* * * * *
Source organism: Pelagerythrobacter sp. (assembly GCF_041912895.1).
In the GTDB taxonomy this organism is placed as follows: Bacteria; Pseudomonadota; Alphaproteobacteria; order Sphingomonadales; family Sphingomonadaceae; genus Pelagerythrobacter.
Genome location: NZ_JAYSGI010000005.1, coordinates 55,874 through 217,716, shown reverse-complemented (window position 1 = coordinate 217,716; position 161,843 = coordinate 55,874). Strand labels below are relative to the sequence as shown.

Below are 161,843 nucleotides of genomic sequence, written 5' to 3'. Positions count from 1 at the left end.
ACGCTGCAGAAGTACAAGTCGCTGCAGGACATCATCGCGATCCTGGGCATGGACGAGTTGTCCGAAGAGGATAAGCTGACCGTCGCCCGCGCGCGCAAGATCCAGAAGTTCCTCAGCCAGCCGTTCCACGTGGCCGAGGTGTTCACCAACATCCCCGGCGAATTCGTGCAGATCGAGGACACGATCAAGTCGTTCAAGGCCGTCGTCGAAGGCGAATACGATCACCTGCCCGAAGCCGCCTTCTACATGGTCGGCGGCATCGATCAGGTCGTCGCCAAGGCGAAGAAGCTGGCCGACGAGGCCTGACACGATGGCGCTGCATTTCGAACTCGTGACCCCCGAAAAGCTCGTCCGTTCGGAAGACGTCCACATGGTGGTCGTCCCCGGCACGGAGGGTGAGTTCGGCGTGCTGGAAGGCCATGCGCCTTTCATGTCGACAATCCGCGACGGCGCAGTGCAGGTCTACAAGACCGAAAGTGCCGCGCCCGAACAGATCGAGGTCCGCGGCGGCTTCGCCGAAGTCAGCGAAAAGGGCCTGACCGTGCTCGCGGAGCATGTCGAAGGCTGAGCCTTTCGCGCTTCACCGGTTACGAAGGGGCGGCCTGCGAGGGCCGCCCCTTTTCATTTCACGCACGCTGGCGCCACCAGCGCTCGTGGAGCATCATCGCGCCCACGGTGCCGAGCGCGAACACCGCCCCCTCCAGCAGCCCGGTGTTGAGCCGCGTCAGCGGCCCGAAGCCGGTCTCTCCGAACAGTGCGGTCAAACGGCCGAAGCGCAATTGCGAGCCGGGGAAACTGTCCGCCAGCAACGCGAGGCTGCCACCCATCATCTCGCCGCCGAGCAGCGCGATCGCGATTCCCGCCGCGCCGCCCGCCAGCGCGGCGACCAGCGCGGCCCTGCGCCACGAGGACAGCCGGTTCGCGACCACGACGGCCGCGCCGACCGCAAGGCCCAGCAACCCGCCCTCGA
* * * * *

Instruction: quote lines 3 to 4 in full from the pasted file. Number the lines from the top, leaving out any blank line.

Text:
Genome location: NZ_JAYSGI010000005.1, coordinates 55,874 through 217,716, shown reverse-complemented (window position 1 = coordinate 217,716; position 161,843 = coordinate 55,874). Strand labels below are relative to the sequence as shown.

Below are 161,843 nucleotides of genomic sequence, written 5' to 3'. Positions count from 1 at the left end.